‘Insistence on a referendum while the homeland is torn apart and the people are boiling, with an absence of security and with the media under siege, demonstrates a lack of a sense of responsibility towards the national interest’

Meanwhile, in another twist, the Egyptian military abruptly canceled a scheduled dialogue to repair relations between the Muslim Brotherhood and the National Salvation Front, which both sides had previously agreed to attend, the London-based newspaper Al-Quds Al-Arabi reports. When pressed for an explanation, Egyptian Defense Minister General Abdel Fattah al-Sisi stated that the military saw too great a chance for negative repercussions if the dialogue broke down.

Unidentified sources told the paper that the cancellation actually stemmed from the military’s desire to not appear as if it alone was managing Egypt’s national dialogue.

Whatever the case, the risk for sectarian strife is only rising. Leaders of the Muslim Brotherhood are claiming that 80 percent of the demonstrators in front of the presidential palace are Copts trying to overthrow Egyptian President Mohammed Morsi, according to a story in Elaph.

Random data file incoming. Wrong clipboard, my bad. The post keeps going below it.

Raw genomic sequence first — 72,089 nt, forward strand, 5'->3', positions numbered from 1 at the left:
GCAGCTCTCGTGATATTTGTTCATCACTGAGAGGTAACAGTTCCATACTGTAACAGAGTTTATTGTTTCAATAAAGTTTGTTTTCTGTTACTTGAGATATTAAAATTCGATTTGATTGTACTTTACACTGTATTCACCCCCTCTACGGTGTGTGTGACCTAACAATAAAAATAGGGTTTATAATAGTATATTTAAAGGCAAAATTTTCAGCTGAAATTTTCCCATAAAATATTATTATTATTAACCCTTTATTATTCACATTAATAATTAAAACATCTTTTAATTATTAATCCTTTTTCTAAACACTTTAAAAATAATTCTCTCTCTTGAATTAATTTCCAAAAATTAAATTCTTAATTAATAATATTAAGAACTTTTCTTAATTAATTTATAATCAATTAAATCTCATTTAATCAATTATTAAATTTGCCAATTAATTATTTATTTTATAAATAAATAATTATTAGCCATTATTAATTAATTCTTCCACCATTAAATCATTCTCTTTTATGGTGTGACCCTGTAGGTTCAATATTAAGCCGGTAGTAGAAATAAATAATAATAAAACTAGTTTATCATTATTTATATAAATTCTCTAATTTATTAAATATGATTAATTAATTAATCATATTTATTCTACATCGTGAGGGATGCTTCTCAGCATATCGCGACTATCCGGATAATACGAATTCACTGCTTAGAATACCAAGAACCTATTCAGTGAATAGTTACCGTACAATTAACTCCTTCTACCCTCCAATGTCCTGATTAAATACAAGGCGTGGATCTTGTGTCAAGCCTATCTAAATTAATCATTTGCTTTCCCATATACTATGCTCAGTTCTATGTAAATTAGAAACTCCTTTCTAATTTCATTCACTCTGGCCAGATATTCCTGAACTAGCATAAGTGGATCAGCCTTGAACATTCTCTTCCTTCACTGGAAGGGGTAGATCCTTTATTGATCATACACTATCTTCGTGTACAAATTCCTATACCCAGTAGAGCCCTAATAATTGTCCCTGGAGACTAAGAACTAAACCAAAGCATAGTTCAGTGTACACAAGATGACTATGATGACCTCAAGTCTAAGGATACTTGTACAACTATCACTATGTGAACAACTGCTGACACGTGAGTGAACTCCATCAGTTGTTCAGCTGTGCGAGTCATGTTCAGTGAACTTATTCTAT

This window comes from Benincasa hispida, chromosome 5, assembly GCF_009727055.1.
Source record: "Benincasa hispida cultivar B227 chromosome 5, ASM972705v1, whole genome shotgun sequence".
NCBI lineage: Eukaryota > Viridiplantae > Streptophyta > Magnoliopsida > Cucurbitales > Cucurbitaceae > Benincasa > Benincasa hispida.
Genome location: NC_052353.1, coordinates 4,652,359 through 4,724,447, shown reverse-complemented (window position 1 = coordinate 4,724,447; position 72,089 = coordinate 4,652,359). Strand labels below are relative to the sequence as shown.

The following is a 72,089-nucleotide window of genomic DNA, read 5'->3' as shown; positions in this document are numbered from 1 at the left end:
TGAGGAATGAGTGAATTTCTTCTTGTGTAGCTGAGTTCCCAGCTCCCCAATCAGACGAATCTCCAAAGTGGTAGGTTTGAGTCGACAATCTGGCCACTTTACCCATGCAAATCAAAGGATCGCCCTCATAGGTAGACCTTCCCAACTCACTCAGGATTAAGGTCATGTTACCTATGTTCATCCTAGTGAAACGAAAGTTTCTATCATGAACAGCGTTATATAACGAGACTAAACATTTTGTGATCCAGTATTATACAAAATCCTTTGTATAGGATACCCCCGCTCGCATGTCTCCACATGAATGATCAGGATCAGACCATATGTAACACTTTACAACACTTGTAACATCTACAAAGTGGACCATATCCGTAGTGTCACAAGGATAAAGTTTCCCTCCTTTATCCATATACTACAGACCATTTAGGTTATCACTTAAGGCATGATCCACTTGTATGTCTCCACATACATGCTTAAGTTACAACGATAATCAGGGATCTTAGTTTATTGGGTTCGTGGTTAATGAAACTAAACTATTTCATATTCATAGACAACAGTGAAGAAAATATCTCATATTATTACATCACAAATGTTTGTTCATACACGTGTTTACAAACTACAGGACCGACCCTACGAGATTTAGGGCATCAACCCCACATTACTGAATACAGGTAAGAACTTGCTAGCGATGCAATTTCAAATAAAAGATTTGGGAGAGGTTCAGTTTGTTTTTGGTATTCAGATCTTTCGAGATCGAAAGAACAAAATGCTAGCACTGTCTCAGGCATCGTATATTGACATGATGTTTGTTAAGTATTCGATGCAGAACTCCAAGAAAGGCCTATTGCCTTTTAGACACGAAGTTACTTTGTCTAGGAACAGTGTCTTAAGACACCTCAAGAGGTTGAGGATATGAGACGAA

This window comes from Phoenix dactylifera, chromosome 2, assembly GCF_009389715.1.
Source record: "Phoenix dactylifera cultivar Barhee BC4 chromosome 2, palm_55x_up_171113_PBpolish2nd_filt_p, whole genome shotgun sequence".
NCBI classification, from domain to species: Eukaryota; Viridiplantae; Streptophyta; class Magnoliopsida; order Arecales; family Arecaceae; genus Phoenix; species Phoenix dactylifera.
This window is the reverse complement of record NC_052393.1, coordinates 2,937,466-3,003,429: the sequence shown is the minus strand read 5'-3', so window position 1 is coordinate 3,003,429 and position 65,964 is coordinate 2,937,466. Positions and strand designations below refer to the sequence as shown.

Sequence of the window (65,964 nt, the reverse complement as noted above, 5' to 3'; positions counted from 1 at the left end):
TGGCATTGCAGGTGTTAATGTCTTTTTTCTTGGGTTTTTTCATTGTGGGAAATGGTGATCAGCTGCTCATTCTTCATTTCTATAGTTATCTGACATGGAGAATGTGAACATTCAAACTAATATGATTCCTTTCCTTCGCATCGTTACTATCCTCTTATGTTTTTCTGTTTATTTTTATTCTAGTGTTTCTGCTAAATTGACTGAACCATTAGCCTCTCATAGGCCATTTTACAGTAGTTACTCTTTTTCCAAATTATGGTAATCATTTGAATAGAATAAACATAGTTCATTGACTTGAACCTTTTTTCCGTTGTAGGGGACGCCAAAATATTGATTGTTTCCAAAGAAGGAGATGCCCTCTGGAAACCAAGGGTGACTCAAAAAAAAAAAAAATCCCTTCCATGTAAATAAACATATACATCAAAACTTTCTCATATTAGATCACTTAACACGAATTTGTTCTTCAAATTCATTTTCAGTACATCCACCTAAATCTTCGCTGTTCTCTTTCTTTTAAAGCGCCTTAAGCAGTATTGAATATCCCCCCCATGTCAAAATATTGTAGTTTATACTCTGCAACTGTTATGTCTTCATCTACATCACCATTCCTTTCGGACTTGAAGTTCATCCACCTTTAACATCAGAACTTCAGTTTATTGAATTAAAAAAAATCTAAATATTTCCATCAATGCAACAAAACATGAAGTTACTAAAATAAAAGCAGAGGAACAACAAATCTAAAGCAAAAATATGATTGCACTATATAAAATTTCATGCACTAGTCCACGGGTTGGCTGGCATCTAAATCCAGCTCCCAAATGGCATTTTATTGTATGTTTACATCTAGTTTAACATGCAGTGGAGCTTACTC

Mohamed El-Beltagy, the secretary-general of the Freedom and Justice Party, and Khairat Al-Shater, the deputy chairman of the Muslim Brotherhood, went so far as “to accuse the church itself and Coptic businessmen of funding the demonstrations.”

Coptic and liberal leaders did not hesitate to denounce the conspiracy theory.

“We urge Egyptians not to fall for the Brotherhood’s trap to drive a wedge between Muslims and Christians,” said Dr. Naguib Gabriel, a Coptic lawyer close to the church. “They are only trying to exhort Muslim militant groups to target Copts.”

Assad regime suffers hits on all fronts

Syrian President Bashar Assad’s government took another direct hit when a car bomb blew up the outside of the Interior Ministry in western Damascus, London-based Al-Hayat reports. Leaders of the Syrian National Coalition, the political body of the rebels, are growing confident that strikes like these are finally bringing the regime to its knees, and they are now formally requesting Western and Arab nations to supply them with weapons and combat training.